The only problem teams have with Wade in free agency is his propensity to get injured. His reckless attacks to the basket expose him to a lot of hard hits, and he bears the brunt of them with injuries all over his body. Teams have to be careful, because signing a guy like Wade and then having him miss large chunks of time because of nagging injuries could be devastating to the club. Regardless, Wade deserves, and will get, a maximum-salary contract this July. He has proven time and time again he can be the first option for any team in this league, and he’ll throw in great sportsmanship and leadership along the way.

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Free Agency Profiles: Dirk Nowitzki

Now that the draft has passed, it is time to focus on attention to the event that NBA fans have been anticipating for literally years. On Saving the Skyhook, I’ll do a review a day of each of the major players who figure to command the most attention come July 1 — in no particular order. Today features Dirk Nowitzki of the Dallas Mavericks.

Apr. 23, 2010 - San Antonio, TEXAS, UNITED STATES - epa02129865 Dallas Mavericks player Dirk Nowitzki from Germany goes to the basket against the San Antonio Spurs in the second half of their Western Conference first round playoff game at the AT&T Center in San Antonio, Texas USA, 23 April 2010. The San Antonio Spurs won 94-90 to take a 2-1 game lead in the series.

Source: Yardbarker.com

Dirk Nowitzki surprised a lot of people last month when he announced that he would opt out of his contract with the Dallas Mavericks and test the free-agent waters in the summer of 2010 — especially his companions in the Lonestar State. While most still see it as a long shot that he’ll sign a deal with a team other than the one that has been his home for his entire career, stranger things have certainly happened. One thing’s for sure, though. Whatever team manages to pick up Dirk will acquire one of the best-scoring seven footers in the history of the game.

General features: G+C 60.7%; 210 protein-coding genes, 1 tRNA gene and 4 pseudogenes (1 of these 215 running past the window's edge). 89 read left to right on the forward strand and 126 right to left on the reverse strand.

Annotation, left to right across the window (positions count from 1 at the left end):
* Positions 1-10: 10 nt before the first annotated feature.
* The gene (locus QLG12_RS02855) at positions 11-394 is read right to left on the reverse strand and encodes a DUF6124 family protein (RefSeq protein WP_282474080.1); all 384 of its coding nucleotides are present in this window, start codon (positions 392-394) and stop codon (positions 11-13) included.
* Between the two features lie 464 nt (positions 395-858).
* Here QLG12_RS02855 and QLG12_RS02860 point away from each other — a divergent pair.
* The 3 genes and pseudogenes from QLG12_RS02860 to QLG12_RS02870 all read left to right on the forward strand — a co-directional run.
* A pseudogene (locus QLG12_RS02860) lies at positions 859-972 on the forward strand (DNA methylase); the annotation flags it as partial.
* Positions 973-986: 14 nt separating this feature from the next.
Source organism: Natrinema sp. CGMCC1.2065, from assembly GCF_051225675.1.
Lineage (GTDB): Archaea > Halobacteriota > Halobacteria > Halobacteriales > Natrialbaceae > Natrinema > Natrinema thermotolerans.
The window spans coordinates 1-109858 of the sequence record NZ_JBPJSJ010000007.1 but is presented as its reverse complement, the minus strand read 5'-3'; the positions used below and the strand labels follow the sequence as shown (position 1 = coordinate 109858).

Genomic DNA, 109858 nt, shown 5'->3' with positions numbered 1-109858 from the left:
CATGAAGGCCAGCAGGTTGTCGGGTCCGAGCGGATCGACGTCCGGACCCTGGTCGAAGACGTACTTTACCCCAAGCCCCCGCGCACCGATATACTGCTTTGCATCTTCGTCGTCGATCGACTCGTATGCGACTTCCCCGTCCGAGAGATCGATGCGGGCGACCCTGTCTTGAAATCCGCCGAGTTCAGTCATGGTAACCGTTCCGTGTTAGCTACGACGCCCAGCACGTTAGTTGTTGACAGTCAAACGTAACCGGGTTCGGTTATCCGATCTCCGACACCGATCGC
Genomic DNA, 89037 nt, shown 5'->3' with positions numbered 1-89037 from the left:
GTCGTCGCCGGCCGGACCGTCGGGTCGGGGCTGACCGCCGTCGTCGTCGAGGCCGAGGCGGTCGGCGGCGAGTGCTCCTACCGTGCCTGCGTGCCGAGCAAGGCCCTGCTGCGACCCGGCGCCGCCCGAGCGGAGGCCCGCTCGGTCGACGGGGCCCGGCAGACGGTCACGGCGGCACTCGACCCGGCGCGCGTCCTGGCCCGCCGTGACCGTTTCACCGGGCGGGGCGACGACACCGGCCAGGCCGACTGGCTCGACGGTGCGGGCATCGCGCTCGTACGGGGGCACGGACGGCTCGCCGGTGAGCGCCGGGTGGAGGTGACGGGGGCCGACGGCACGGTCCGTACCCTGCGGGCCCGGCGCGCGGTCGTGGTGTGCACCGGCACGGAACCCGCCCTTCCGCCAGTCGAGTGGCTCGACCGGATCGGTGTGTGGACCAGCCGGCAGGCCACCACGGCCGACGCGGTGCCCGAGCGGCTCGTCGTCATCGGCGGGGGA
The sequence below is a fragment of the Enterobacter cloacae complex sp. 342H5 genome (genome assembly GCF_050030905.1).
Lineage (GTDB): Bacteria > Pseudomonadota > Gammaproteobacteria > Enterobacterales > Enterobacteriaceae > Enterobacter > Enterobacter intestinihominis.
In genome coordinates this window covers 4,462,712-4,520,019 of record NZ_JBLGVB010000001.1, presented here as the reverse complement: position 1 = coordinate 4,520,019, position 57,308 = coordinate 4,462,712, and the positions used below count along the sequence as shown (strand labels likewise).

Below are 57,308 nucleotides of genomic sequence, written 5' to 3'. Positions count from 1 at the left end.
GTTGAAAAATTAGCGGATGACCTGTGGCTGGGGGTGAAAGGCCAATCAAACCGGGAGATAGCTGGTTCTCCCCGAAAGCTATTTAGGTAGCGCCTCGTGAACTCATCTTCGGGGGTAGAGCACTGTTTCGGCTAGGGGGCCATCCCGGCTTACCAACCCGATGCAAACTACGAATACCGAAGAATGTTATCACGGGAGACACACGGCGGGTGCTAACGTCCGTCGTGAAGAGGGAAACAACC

On the offensive end, Nowitzki is an absolute assassin shooting the ball. While his around-the-basket game is serviceable at best, his silky-smooth jump shot more than makes up for any deficiencies near the rim. With a fade on his shot that comes naturally, Nowitzki has the advantage of being able to get a shot over nearly anyone for a clean look, especially since he’s seven feet tall. As a result, Nowitzki is virtually a lock to score more than 23 points per game in a season, making him an offensive force to be reckoned with.

The strange thing about Nowitzki’s game is how many low-percentage shots he manages to drain. Nowitzki vastly outdistanced anyone else in the league in taking 8.3 16- to 23-foot shots per game, which are the least efficient on the floor. But he converted an unfathomable 46 percent of them, tops in the league for big men who took more than two per contest. Nowitzki also has good range on his jumper, and he knocked down 42 percent of his three-point heaves in 2009-2010, but he’s taking fewer and fewer threes as his career progresses.

Nowitzki can also handle the load at crunch time, and he scored 47 points per 48 clutch minutes this season. That ranked him third behind only Kobe Bryant and LeBron James.

As a rebounder, Nowitzki brings in his fair share, but considering his height, his skills are lacking. In fact, that part of his game is so poor, that he ranked only 53rd in overall rebound rate among power forwards in the league. To say the least, he does not like to bang around in the paint.

Then there’s the main question mark about Nowitzki’s game: his defense. For all the greatness he provides on offense, he’s nearly as much of a liability on the defensive side. While his height allows him to reel in some blocks, he has long has a reputation as a complete softy, and opposing big men treat him as such. Nowitzki is routinely bullied in the paint, and he pays the price in how many points he allows. Furthermore, he is not very athletic and he has no lateral quickness, so he struggles to contain guards on pick-and-roll switches and more agile big men.